ECFE programs are tailored locally to meet the needs of families in each specific community. Most programs contain the following components:
Parents and children participate together. Participation is voluntary and services are offered free, or for a nominal fee. ECFE is committed to accessibility for everyone, so fees are waved for families unable to pay
Brain research confirms that the first three years are an extremely critical period in a child’s development. This is especially true in the areas of language, social skills and the roots of intelligence. An infant’s daily interactions with caregivers actually determine the structure of some areas of the brain itself. Getting involved in ECFE can help parents be better equipped to deal with the challenges of caring for these rapidly developing infants, toddlers, and preschoolers.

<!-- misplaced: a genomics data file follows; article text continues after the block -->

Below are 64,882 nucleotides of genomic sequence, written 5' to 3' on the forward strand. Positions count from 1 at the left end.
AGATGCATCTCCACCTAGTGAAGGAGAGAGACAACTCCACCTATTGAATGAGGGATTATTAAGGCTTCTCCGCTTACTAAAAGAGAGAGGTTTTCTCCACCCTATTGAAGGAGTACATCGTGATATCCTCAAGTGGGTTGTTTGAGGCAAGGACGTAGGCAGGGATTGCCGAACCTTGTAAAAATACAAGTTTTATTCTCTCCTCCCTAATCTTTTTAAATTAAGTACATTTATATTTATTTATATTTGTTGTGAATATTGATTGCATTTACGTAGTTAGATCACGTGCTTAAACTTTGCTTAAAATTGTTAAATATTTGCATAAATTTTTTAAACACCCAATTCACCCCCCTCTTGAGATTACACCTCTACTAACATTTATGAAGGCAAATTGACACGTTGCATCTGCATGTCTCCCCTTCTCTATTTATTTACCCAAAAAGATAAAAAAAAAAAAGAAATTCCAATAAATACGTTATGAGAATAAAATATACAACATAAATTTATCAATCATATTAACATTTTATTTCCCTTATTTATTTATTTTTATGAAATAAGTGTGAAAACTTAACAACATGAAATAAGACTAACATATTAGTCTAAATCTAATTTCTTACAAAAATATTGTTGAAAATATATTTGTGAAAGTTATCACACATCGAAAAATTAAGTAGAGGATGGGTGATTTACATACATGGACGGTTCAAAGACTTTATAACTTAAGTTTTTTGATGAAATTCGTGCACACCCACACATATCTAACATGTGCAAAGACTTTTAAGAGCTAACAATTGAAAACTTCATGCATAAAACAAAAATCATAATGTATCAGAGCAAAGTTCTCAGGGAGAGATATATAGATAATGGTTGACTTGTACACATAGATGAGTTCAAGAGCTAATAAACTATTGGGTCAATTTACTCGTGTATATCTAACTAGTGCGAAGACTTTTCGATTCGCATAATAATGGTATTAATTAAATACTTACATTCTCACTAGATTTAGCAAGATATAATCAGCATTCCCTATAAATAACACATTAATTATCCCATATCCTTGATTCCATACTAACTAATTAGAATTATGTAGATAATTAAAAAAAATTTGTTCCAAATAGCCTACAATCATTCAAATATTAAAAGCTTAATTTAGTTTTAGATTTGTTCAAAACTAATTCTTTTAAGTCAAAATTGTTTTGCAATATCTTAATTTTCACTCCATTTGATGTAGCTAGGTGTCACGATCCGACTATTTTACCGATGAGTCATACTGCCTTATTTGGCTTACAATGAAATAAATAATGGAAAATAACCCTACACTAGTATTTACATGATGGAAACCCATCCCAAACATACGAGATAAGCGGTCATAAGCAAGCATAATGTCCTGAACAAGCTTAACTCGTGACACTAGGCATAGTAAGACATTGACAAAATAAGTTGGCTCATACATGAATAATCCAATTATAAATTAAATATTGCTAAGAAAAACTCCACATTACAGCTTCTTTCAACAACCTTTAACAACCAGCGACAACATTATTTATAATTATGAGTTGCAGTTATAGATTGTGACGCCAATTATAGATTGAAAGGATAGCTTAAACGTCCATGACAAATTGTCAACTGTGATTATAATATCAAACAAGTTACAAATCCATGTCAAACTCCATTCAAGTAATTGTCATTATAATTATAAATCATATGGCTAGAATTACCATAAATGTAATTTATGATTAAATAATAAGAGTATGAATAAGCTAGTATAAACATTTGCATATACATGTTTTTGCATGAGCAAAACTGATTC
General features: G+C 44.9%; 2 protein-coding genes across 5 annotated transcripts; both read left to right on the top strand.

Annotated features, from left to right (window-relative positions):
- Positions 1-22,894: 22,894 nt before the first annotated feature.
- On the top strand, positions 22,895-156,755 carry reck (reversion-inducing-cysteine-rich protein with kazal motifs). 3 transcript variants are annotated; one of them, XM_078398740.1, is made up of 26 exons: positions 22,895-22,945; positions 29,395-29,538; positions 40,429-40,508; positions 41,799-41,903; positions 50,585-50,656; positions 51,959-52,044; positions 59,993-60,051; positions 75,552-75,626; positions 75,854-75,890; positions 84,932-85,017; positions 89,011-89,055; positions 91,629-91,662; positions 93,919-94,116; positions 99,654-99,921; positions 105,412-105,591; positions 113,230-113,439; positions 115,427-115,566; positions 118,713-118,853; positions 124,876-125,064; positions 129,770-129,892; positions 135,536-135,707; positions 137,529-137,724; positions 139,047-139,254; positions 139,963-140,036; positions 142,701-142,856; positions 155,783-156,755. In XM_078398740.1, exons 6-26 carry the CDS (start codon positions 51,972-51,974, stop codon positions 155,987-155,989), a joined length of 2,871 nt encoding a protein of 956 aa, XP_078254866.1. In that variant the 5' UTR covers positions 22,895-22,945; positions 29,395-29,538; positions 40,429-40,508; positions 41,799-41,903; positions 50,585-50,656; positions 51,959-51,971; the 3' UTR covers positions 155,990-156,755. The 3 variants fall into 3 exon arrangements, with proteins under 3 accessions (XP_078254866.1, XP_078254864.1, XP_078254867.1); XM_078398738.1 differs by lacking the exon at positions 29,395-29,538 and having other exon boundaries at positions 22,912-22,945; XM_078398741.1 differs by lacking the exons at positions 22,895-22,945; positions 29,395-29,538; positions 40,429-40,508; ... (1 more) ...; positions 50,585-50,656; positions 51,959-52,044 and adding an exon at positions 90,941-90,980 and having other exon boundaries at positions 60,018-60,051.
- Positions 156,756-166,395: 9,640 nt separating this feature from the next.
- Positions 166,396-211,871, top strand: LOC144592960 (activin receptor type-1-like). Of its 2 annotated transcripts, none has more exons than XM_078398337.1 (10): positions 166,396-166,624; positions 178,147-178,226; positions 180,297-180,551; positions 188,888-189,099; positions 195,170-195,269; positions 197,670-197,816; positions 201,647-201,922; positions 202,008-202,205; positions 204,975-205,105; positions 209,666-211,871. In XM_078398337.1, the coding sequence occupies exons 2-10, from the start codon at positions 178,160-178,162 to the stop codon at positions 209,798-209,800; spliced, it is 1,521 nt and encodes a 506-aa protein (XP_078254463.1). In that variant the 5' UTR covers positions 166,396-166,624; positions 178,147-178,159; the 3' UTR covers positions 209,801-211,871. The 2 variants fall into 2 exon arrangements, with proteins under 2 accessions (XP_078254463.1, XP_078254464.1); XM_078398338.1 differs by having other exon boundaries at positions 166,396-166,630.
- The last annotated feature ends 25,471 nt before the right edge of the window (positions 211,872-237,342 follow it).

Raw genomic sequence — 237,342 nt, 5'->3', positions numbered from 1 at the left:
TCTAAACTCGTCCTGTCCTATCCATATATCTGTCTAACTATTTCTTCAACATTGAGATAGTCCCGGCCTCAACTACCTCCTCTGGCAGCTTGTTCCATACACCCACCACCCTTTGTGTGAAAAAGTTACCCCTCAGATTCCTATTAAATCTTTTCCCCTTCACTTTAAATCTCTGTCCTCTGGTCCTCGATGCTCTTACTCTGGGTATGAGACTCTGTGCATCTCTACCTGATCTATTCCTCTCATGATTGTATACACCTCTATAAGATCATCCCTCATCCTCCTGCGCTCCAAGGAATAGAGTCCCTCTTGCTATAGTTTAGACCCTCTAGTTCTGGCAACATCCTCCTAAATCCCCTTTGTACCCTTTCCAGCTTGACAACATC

Research shows that early childhood programs involving parents and children are more effective than programs focusing exclusively on children. Educators and psychologists agree that it is vital for early childhood programs to assist parents in their role as primary educators of their children. Involvement prior to kindergarten encourages parents to play an active role in their children’s learning throughout their entire education. Children whose parents are involved in their education have been shown to be more successful in school.
Society benefits from strong families and healthy, well-developed children. The potential of ECFE to prevent or reduce later learning problems of children has been confirmed by evaluation of ECFE and similar programs. Parents involved in ECFE report feeling more supported and more confident in their role as parents. They also report having a better understanding of how children develop and having improved parenting skills. Research strongly suggests that dollars spent on ECFE are more than repaid by savings in remedial health, education and welfare costs later.